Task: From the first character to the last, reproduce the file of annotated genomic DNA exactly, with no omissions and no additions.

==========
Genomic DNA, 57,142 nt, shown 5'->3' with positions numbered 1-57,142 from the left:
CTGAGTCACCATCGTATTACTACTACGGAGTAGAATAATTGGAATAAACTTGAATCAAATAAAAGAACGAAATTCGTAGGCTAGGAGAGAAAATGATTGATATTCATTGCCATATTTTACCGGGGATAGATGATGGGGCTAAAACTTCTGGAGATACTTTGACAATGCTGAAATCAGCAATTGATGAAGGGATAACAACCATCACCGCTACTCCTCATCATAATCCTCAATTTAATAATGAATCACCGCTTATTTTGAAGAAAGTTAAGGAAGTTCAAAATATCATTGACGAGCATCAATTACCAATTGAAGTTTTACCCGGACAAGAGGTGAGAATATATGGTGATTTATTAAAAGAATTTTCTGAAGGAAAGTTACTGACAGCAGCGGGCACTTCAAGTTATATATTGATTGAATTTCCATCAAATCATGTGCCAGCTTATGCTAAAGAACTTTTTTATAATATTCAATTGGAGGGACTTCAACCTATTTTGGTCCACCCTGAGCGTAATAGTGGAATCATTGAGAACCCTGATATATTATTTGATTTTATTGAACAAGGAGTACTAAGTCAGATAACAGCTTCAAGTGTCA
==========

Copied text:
Genomic DNA, 57,142 nt, shown 5'->3' with positions numbered 1-57,142 from the left:
CTGAGTCACCATCGTATTACTACTACGGAGTAGAATAATTGGAATAAACTTGAATCAAATAAAAGAACGAAATTCGTAGGCTAGGAGAGAAAATGATTGATATTCATTGCCATATTTTACCGGGGATAGATGATGGGGCTAAAACTTCTGGAGATACTTTGACAATGCTGAAATCAGCAATTGATGAAGGGATAACAACCATCACCGCTACTCCTCATCATAATCCTCAATTTAATAATGAATCACCGCTTATTTTGAAGAAAGTTAAGGAAGTTCAAAATATCATTGACGAGCATCAATTACCAATTGAAGTTTTACCCGGACAAGAGGTGAGAATATATGGTGATTTATTAAAAGAATTTTCTGAAGGAAAGTTACTGACAGCAGCGGGCACTTCAAGTTATATATTGATTGAATTTCCATCAAATCATGTGCCAGCTTATGCTAAAGAACTTTTTTATAATATTCAATTGGAGGGACTTCAACCTATTTTGGTCCACCCTGAGCGTAATAGTGGAATCATTGAGAACCCTGATATATTATTTGATTTTATTGAACAAGGAGTACTAAGTCAGATAACAGCTTCAAGTGTCA